Zara – Sustainable competitive advantage using the ‘RBV’ approach


Zara – Sustainable competitive advantage using the ‘RBV’ approach.


Zara has a strong distribution network management enable to deliver its products within 24 hours to European stores. The shipments also delivered twice a week to each store via third party delivery services (Z,12). Despite the fact, that H&M also has a competitive distribution experience, the lead times for goods was significantly longer than Zara’s (Z,5). Its concentration on a dual-shift basis and featured mobile tracking system helped to effectively control the distribution centre and ensure short time supply (Z,11). The successful implementation of IT systems, including mobile tracking allows to use technology benefit to effectively monitor shipments and orders in distribution channels. This ensures information infrastructure when the retailer can quickly and cost-effectively provide product information for all departments (Ling, 2001). This can be argued as it is an effective way to prevent a failure which can destroy expensive shipments or infrastructure which also influence delivery time (Giaglis, 2003). However, the continuously changing technology requires a big investment and knowledge in order to successfully integrate the advanced system practices. This can include failures within processes that initiate the communication and functionality testing as the successful adoption requires a higher level of knowledge integration. Due to high costs, the technology system incompatibility is often associated with major causes of distribution network disruption (Cavusgil, 2006). On the other hand, the dual-shift basis requires advanced distribution planning which mainly concentrated on supply chain technology and social network effectiveness. This complies with the effective uncertainty management that affect distribution costs and efforts (Standtler, 2005). Therefore, Zara is focused to invest in its advanced IT and tracking system for long-term and so maintain a higher level of knowledge and the centralized logistics model success. For example, the mobile tracking system is capable to handle 45000 folded garments per hour, that automatically can quickly consider sales level and organize the deliveries (Z, 11). Although, this can be argued that the system can be copied, it takes longer time for the effective integration and efforts. Especially when Zara is already advanced and continuously investing for the systems’ improvements, the competitors can face challenges to achieve the same level of knowledge and speed. This can automatically create a value which is difficult to substitute as Zara is also adopted this with the centralized logistics model that can be difficult to adopt this with the different logistics model.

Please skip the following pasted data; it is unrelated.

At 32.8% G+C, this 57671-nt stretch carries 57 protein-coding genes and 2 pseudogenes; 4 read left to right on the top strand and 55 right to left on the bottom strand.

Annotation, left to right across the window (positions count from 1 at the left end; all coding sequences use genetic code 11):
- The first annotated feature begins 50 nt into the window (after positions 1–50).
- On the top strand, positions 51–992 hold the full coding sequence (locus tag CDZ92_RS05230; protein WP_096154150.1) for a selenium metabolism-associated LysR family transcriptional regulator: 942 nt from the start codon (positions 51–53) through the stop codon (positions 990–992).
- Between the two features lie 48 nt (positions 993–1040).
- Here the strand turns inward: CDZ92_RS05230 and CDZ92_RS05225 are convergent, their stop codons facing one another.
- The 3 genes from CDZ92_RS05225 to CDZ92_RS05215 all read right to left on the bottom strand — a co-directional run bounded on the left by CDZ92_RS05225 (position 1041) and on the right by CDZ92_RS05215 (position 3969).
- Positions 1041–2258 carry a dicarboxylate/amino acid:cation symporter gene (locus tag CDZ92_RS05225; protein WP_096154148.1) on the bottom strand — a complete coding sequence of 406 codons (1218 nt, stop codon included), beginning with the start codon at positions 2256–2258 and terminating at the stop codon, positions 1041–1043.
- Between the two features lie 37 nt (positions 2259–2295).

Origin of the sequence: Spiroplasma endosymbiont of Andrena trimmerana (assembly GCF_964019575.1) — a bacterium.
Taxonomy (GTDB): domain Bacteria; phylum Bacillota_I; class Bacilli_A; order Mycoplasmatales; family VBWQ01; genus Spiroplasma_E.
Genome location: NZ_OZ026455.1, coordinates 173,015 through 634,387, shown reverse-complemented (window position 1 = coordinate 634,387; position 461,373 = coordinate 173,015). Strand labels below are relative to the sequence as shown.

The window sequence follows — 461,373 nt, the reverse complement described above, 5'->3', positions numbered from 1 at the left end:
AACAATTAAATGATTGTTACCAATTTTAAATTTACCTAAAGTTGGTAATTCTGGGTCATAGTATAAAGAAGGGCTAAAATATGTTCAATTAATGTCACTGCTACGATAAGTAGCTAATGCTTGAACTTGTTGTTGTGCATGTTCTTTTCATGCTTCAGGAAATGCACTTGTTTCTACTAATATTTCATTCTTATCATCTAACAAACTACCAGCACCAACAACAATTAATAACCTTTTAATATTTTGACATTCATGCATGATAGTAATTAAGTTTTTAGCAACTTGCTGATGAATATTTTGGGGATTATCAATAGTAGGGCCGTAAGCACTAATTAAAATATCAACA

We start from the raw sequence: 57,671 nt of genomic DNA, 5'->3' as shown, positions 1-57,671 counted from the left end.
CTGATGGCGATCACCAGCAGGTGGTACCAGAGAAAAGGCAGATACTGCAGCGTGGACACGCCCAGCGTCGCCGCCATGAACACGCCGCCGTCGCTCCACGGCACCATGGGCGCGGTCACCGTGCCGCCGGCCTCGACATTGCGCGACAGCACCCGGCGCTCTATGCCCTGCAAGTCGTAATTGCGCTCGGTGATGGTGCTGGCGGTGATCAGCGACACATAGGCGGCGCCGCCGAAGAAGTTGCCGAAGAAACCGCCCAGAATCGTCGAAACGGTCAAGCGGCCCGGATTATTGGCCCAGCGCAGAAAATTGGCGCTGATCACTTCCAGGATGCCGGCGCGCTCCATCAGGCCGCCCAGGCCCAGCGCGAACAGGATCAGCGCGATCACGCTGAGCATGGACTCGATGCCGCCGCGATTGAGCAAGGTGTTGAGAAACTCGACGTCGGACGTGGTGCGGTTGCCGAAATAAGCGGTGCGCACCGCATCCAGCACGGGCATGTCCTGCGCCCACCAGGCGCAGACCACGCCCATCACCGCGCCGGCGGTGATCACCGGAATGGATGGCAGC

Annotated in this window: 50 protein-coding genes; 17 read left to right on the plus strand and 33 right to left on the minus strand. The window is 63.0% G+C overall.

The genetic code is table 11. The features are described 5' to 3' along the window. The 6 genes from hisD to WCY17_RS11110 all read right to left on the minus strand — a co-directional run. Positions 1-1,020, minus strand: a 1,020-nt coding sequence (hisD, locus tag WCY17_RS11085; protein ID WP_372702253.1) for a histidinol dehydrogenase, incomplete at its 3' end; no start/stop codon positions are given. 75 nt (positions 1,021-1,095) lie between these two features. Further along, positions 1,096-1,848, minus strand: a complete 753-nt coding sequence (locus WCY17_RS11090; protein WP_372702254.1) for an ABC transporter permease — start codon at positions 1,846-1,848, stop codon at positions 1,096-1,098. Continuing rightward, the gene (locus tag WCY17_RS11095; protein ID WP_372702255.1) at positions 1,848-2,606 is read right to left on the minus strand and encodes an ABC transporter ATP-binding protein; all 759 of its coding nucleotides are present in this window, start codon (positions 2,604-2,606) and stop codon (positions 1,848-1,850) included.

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  • Zara – Sustainable competitive advantage using the ‘RBV’ approach
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Zara – Sustainable competitive advantage using the ‘RBV’ approach. (February 25, 2016). https://documents.exchange/zara-sustainable-competitive-advantage-using-the-rbv-approach/ Reviewed on 09:01, November 26 2020
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